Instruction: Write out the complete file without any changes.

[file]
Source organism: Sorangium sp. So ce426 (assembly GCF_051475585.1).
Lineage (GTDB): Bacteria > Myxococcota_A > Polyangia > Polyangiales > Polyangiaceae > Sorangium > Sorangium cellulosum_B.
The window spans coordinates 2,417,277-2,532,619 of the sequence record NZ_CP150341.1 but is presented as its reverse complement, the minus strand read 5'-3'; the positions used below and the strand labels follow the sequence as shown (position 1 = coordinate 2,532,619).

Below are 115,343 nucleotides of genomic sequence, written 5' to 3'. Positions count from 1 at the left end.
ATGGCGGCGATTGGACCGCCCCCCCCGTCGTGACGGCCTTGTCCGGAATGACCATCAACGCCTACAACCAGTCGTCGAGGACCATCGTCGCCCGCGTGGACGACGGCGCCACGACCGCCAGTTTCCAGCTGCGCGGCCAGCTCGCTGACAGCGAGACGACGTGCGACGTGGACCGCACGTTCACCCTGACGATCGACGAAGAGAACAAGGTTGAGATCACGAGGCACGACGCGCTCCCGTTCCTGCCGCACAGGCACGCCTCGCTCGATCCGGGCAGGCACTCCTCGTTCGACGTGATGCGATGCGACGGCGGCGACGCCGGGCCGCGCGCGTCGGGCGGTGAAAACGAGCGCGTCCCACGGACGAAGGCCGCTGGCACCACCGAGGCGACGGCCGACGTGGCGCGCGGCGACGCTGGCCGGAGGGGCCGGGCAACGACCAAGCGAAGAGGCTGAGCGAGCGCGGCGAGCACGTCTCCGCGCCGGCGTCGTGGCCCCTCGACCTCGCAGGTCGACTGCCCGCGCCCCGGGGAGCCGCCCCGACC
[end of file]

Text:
Source organism: Sorangium sp. So ce426 (assembly GCF_051475585.1).
Lineage (GTDB): Bacteria > Myxococcota_A > Polyangia > Polyangiales > Polyangiaceae > Sorangium > Sorangium cellulosum_B.
The window spans coordinates 2,417,277-2,532,619 of the sequence record NZ_CP150341.1 but is presented as its reverse complement, the minus strand read 5'-3'; the positions used below and the strand labels follow the sequence as shown (position 1 = coordinate 2,532,619).

Below are 115,343 nucleotides of genomic sequence, written 5' to 3'. Positions count from 1 at the left end.
ATGGCGGCGATTGGACCGCCCCCCCCGTCGTGACGGCCTTGTCCGGAATGACCATCAACGCCTACAACCAGTCGTCGAGGACCATCGTCGCCCGCGTGGACGACGGCGCCACGACCGCCAGTTTCCAGCTGCGCGGCCAGCTCGCTGACAGCGAGACGACGTGCGACGTGGACCGCACGTTCACCCTGACGATCGACGAAGAGAACAAGGTTGAGATCACGAGGCACGACGCGCTCCCGTTCCTGCCGCACAGGCACGCCTCGCTCGATCCGGGCAGGCACTCCTCGTTCGACGTGATGCGATGCGACGGCGGCGACGCCGGGCCGCGCGCGTCGGGCGGTGAAAACGAGCGCGTCCCACGGACGAAGGCCGCTGGCACCACCGAGGCGACGGCCGACGTGGCGCGCGGCGACGCTGGCCGGAGGGGCCGGGCAACGACCAAGCGAAGAGGCTGAGCGAGCGCGGCGAGCACGTCTCCGCGCCGGCGTCGTGGCCCCTCGACCTCGCAGGTCGACTGCCCGCGCCCCGGGGAGCCGCCCCGACC